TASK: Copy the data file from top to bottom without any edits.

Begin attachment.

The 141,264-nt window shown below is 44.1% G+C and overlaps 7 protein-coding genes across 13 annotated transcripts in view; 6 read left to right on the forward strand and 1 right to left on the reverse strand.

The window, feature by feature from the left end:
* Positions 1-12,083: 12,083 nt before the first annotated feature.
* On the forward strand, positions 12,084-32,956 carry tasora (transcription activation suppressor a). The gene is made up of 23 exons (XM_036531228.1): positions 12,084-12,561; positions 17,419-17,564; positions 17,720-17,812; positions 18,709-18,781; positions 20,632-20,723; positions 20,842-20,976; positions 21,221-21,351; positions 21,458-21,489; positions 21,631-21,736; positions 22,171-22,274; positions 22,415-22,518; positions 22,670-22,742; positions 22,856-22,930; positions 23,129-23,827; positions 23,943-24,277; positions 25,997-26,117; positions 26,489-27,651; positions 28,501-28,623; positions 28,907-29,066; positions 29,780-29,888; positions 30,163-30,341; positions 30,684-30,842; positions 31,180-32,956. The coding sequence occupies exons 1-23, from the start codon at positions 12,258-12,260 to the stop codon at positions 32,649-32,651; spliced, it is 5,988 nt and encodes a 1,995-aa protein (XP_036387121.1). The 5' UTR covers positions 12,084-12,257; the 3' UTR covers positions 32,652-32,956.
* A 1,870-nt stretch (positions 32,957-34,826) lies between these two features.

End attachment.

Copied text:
The 141,264-nt window shown below is 44.1% G+C and overlaps 7 protein-coding genes across 13 annotated transcripts in view; 6 read left to right on the forward strand and 1 right to left on the reverse strand.

The window, feature by feature from the left end:
* Positions 1-12,083: 12,083 nt before the first annotated feature.
* On the forward strand, positions 12,084-32,956 carry tasora (transcription activation suppressor a). The gene is made up of 23 exons (XM_036531228.1): positions 12,084-12,561; positions 17,419-17,564; positions 17,720-17,812; positions 18,709-18,781; positions 20,632-20,723; positions 20,842-20,976; positions 21,221-21,351; positions 21,458-21,489; positions 21,631-21,736; positions 22,171-22,274; positions 22,415-22,518; positions 22,670-22,742; positions 22,856-22,930; positions 23,129-23,827; positions 23,943-24,277; positions 25,997-26,117; positions 26,489-27,651; positions 28,501-28,623; positions 28,907-29,066; positions 29,780-29,888; positions 30,163-30,341; positions 30,684-30,842; positions 31,180-32,956. The coding sequence occupies exons 1-23, from the start codon at positions 12,258-12,260 to the stop codon at positions 32,649-32,651; spliced, it is 5,988 nt and encodes a 1,995-aa protein (XP_036387121.1). The 5' UTR covers positions 12,084-12,257; the 3' UTR covers positions 32,652-32,956.
* A 1,870-nt stretch (positions 32,957-34,826) lies between these two features.